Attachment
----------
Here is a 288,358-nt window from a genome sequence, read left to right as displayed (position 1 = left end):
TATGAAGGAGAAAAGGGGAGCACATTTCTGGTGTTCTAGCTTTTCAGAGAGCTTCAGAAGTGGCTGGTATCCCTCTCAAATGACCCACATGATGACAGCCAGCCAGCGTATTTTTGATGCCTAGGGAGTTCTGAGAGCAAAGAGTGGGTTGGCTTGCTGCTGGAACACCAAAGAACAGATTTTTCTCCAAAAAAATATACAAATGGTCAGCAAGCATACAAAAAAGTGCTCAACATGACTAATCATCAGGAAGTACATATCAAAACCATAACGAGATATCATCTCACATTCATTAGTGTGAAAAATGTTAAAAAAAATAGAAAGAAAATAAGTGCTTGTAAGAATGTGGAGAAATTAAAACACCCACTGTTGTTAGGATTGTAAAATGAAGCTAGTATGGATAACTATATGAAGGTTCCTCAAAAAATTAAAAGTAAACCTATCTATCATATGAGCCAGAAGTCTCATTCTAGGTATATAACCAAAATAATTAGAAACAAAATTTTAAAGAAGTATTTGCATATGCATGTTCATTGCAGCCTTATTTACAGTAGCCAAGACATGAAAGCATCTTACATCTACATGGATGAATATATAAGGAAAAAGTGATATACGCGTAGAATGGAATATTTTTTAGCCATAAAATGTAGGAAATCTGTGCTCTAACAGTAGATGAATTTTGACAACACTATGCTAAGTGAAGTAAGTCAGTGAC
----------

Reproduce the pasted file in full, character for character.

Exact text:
Here is a 288,358-nt window from a genome sequence, read left to right as displayed (position 1 = left end):
TATGAAGGAGAAAAGGGGAGCACATTTCTGGTGTTCTAGCTTTTCAGAGAGCTTCAGAAGTGGCTGGTATCCCTCTCAAATGACCCACATGATGACAGCCAGCCAGCGTATTTTTGATGCCTAGGGAGTTCTGAGAGCAAAGAGTGGGTTGGCTTGCTGCTGGAACACCAAAGAACAGATTTTTCTCCAAAAAAATATACAAATGGTCAGCAAGCATACAAAAAAGTGCTCAACATGACTAATCATCAGGAAGTACATATCAAAACCATAACGAGATATCATCTCACATTCATTAGTGTGAAAAATGTTAAAAAAAATAGAAAGAAAATAAGTGCTTGTAAGAATGTGGAGAAATTAAAACACCCACTGTTGTTAGGATTGTAAAATGAAGCTAGTATGGATAACTATATGAAGGTTCCTCAAAAAATTAAAAGTAAACCTATCTATCATATGAGCCAGAAGTCTCATTCTAGGTATATAACCAAAATAATTAGAAACAAAATTTTAAAGAAGTATTTGCATATGCATGTTCATTGCAGCCTTATTTACAGTAGCCAAGACATGAAAGCATCTTACATCTACATGGATGAATATATAAGGAAAAAGTGATATACGCGTAGAATGGAATATTTTTTAGCCATAAAATGTAGGAAATCTGTGCTCTAACAGTAGATGAATTTTGACAACACTATGCTAAGTGAAGTAAGTCAGTGAC